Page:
Iowa Supreme Court: Undocumented workers eligible for workers' comp benefits

Case involved undocumented employee for Proctor & Gamble in Iowa City

Published: November 15 2013 | 4:00 pm - Updated: 28 March 2014 | 11:32 pm in

The Iowa Supreme Court ruled on Friday that undocumented workers are eligible to receive workers' compensation benefits.

The case, Staff Management v. Jimenez, wound its way up through the court system after Pascuala Jimenez, an undocumented worker from Mexico, had two hernias while assigned to a job at Proctor & Gamble in Iowa City through temporary employment agency Staff Management.

Before her injury, she worked as a line leader and supervisor, packing shampoo bottles into boxes and placing boxes onto pallets.

In 2007, Jimenez began having abdominal pain and was later diagnosed with two hernias, which required surgery. She continued to have pain and complications after her surgery, which affected her ability to work.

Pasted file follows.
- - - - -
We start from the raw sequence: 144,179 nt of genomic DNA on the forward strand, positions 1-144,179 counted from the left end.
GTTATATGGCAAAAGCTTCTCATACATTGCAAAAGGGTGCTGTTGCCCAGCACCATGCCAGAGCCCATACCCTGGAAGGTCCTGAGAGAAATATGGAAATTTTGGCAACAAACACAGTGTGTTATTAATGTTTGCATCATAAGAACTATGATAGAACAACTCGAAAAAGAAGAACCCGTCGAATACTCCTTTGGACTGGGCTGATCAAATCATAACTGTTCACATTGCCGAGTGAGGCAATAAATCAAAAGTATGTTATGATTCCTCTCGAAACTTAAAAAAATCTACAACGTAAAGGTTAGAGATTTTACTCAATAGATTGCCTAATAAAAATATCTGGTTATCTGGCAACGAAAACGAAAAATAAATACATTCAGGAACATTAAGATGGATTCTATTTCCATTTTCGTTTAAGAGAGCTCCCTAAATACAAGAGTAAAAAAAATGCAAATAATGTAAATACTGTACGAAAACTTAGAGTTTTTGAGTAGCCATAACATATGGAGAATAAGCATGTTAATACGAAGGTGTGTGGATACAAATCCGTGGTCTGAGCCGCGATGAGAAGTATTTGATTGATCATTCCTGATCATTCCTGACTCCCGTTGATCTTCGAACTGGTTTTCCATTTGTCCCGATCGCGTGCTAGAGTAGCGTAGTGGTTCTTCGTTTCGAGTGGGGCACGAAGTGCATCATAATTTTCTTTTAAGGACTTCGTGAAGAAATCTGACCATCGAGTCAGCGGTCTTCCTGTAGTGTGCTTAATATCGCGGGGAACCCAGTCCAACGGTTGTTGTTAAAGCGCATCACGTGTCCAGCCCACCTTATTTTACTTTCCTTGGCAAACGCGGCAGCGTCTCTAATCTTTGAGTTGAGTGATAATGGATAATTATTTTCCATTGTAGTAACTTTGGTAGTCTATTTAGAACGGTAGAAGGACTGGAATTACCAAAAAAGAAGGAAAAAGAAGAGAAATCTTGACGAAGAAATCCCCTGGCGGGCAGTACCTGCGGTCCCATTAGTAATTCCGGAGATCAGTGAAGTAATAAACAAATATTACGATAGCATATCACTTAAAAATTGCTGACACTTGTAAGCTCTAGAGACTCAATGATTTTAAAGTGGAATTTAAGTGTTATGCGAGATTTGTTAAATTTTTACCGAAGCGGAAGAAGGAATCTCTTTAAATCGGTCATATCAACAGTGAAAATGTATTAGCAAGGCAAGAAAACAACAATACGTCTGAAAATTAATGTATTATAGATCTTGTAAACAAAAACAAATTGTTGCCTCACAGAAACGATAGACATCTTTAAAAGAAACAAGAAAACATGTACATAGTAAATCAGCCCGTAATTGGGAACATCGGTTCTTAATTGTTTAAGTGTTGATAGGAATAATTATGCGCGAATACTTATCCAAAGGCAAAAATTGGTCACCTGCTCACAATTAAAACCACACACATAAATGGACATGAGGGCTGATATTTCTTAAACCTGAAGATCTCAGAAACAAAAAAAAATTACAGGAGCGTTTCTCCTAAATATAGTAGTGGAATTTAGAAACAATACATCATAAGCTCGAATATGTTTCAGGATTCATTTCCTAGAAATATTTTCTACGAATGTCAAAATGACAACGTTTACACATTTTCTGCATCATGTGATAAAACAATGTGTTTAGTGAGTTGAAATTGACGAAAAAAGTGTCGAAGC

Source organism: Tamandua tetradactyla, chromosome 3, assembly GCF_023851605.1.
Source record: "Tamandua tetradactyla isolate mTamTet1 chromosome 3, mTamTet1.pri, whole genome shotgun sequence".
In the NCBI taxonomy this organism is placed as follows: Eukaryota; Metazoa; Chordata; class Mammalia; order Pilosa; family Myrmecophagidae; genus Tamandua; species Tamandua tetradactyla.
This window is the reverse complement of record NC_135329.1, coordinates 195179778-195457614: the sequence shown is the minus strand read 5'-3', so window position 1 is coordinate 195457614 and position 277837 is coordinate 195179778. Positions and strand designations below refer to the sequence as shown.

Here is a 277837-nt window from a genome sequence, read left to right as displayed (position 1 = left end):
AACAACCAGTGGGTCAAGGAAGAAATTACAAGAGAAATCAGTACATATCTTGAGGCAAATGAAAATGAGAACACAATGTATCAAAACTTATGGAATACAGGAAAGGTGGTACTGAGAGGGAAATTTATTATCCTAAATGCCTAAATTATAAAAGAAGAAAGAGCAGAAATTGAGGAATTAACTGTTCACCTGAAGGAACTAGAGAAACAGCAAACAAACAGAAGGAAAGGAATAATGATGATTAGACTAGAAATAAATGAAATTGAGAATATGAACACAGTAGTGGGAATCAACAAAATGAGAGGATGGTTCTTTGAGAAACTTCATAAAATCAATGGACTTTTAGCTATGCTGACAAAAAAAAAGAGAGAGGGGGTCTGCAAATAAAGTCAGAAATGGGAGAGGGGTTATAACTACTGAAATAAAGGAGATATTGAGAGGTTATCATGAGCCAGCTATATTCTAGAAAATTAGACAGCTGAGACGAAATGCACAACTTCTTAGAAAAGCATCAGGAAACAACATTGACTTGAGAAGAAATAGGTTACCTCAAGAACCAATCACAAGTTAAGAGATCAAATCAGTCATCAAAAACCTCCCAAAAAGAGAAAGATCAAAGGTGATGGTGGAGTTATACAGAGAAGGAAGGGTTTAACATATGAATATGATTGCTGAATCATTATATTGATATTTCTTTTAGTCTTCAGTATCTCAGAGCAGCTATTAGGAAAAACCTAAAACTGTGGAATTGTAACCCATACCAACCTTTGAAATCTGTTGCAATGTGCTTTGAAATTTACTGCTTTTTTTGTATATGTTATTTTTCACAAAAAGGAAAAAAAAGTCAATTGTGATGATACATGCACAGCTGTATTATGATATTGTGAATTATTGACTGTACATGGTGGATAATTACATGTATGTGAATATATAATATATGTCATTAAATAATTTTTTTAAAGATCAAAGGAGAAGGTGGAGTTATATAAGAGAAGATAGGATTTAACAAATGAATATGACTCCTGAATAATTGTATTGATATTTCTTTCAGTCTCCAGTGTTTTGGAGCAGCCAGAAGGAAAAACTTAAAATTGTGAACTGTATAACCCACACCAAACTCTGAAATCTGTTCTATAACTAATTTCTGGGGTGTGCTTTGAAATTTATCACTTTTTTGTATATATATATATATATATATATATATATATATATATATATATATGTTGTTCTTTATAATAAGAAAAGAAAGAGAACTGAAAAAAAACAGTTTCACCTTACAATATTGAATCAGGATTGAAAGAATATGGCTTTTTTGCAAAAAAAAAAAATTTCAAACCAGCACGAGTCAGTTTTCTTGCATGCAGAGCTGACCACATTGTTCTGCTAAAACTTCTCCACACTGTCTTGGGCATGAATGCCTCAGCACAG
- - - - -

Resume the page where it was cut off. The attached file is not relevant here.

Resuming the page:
By January 2008, Staff Management fired Jimenez, stating that Jimenz did not have authorization to work in the United States. The temp agency said it was notified in November 2006 through E-Verify, a federal program that verifies employment authorization, that her name and social security number did not match with social security records.

Jimenez and Staff Management were at odds over the decision for her termination. Jimenez claimed it was because of her injury, while the temp agency said it was due to her undocumented worker status.

Jimenez's health problems persisted and in July 2009, claiming that her persistent problems stemmed from her initial surgery, she applied for workers' compensation benefits. A deputy workers' compensation commissioner ordered Staff Management to pay for her medical expenses and future medical care, but the temp agency appealed the ruling, stating that Jimenez was ineligible for benefits under the Iowa Workers’ Compensation Act because she was an undocumented worker."

The case eventually made its way to the Supreme Court, which ruled that an undocumented worker is within the state's meaning of an employee, that "an employment contract with an undocumented worker does not inherently have an illegal purpose, and it is [ed. not] void as illegal merely because the contract is with an undocumented worker," and that the Immigration Reform and Control Act, which makes it unlawful for employers to hire undocumented workers, does not preempt Iowa workers' compensation law.

Have you found an error or omission in our reporting? Is there other feedback and/or ideas you want to share with us? Tell us here.



Featured Jobs from corridorcareers.com